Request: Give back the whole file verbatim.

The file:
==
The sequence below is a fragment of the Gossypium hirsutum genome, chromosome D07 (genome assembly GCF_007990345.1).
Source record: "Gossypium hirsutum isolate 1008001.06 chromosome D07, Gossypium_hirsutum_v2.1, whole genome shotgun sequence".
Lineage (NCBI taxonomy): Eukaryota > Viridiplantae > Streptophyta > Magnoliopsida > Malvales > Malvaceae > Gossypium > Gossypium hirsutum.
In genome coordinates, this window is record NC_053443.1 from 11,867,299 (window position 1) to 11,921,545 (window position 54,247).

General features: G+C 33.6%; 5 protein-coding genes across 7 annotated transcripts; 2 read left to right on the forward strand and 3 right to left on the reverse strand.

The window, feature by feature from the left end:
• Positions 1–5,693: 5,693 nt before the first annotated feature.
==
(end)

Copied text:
The sequence below is a fragment of the Gossypium hirsutum genome, chromosome D07 (genome assembly GCF_007990345.1).
Source record: "Gossypium hirsutum isolate 1008001.06 chromosome D07, Gossypium_hirsutum_v2.1, whole genome shotgun sequence".
Lineage (NCBI taxonomy): Eukaryota > Viridiplantae > Streptophyta > Magnoliopsida > Malvales > Malvaceae > Gossypium > Gossypium hirsutum.
In genome coordinates, this window is record NC_053443.1 from 11,867,299 (window position 1) to 11,921,545 (window position 54,247).

General features: G+C 33.6%; 5 protein-coding genes across 7 annotated transcripts; 2 read left to right on the forward strand and 3 right to left on the reverse strand.

The window, feature by feature from the left end:
• Positions 1–5,693: 5,693 nt before the first annotated feature.